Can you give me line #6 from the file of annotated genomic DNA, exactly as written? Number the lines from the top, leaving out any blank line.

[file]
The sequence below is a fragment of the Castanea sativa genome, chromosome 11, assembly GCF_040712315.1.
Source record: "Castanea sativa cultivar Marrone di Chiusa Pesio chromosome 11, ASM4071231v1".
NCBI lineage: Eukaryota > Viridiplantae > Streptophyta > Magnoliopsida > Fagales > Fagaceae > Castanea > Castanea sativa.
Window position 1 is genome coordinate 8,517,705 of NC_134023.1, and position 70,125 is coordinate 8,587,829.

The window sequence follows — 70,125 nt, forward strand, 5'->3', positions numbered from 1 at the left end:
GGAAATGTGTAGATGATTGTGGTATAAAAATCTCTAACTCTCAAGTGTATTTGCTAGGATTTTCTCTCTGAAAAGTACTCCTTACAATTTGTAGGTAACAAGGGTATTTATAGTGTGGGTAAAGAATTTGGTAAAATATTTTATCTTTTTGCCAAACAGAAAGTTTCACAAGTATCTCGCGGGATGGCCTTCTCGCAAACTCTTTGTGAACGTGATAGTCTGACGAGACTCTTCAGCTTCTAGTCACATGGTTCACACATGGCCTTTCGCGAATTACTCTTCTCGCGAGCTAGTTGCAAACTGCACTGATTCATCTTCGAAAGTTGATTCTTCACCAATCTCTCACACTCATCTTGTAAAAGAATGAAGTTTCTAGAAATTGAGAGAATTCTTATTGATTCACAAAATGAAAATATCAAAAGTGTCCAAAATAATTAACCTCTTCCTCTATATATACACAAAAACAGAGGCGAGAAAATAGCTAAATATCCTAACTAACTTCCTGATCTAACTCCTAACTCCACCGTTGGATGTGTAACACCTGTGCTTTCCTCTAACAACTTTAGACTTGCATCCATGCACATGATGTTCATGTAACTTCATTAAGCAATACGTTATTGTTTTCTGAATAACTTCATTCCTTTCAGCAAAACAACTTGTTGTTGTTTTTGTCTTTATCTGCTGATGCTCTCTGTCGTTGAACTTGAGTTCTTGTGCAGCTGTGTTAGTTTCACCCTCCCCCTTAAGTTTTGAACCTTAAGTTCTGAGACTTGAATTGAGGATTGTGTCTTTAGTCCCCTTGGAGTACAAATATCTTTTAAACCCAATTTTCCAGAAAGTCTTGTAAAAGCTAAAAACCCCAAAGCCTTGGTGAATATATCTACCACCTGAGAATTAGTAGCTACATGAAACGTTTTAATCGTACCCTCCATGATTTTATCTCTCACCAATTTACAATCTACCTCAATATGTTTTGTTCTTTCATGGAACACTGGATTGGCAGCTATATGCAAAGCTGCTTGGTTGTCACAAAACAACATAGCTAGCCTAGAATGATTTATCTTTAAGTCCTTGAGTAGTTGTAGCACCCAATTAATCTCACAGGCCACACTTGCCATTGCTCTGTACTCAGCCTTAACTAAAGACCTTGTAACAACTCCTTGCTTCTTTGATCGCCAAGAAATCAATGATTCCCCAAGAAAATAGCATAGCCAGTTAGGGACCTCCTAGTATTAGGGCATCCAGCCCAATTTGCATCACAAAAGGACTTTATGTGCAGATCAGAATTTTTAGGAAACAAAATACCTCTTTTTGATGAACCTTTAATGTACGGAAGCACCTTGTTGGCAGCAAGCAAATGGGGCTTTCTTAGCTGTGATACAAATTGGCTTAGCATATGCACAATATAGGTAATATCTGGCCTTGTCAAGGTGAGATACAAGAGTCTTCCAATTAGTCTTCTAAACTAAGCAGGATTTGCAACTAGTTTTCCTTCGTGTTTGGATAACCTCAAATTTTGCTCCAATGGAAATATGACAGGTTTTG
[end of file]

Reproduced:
GGAAATGTGTAGATGATTGTGGTATAAAAATCTCTAACTCTCAAGTGTATTTGCTAGGATTTTCTCTCTGAAAAGTACTCCTTACAATTTGTAGGTAACAAGGGTATTTATAGTGTGGGTAAAGAATTTGGTAAAATATTTTATCTTTTTGCCAAACAGAAAGTTTCACAAGTATCTCGCGGGATGGCCTTCTCGCAAACTCTTTGTGAACGTGATAGTCTGACGAGACTCTTCAGCTTCTAGTCACATGGTTCACACATGGCCTTTCGCGAATTACTCTTCTCGCGAGCTAGTTGCAAACTGCACTGATTCATCTTCGAAAGTTGATTCTTCACCAATCTCTCACACTCATCTTGTAAAAGAATGAAGTTTCTAGAAATTGAGAGAATTCTTATTGATTCACAAAATGAAAATATCAAAAGTGTCCAAAATAATTAACCTCTTCCTCTATATATACACAAAAACAGAGGCGAGAAAATAGCTAAATATCCTAACTAACTTCCTGATCTAACTCCTAACTCCACCGTTGGATGTGTAACACCTGTGCTTTCCTCTAACAACTTTAGACTTGCATCCATGCACATGATGTTCATGTAACTTCATTAAGCAATACGTTATTGTTTTCTGAATAACTTCATTCCTTTCAGCAAAACAACTTGTTGTTGTTTTTGTCTTTATCTGCTGATGCTCTCTGTCGTTGAACTTGAGTTCTTGTGCAGCTGTGTTAGTTTCACCCTCCCCCTTAAGTTTTGAACCTTAAGTTCTGAGACTTGAATTGAGGATTGTGTCTTTAGTCCCCTTGGAGTACAAATATCTTTTAAACCCAATTTTCCAGAAAGTCTTGTAAAAGCTAAAAACCCCAAAGCCTTGGTGAATATATCTACCACCTGAGAATTAGTAGCTACATGAAACGTTTTAATCGTACCCTCCATGATTTTATCTCTCACCAATTTACAATCTACCTCAATATGTTTTGTTCTTTCATGGAACACTGGATTGGCAGCTATATGCAAAGCTGCTTGGTTGTCACAAAACAACATAGCTAGCCTAGAATGATTTATCTTTAAGTCCTTGAGTAGTTGTAGCACCCAATTAATCTCACAGGCCACACTTGCCATTGCTCTGTACTCAGCCTTAACTAAAGACCTTGTAACAACTCCTTGCTTCTTTGATCGCCAAGAAATCAATGATTCCCCAAGAAAATAGCATAGCCAGTTAGGGACCTCCTAGTATTAGGGCATCCAGCCCAATTTGCATCACAAAAGGACTTTATGTGCAGATCAGAATTTTTAGGAAACAAAATACCTCTTTTTGATGAACCTTTAATGTACGGAAGCACCTTGTTGGCAGCAAGCAAATGGGGCTTTCTTAGCTGTGATACAAATTGGCTTAGCATATGCACAATATAGGTAATATCTGGCCTTGTCAAGGTGAGATACAAGAGTCTTCCAATTAGTCTTCTAAACTAAGCAGGATTTGCAACTAGTTTTCCTTCGTGTTTGGATAACCTCAAATTTTGCTCCAATGGAAATATGACAGGTTTTG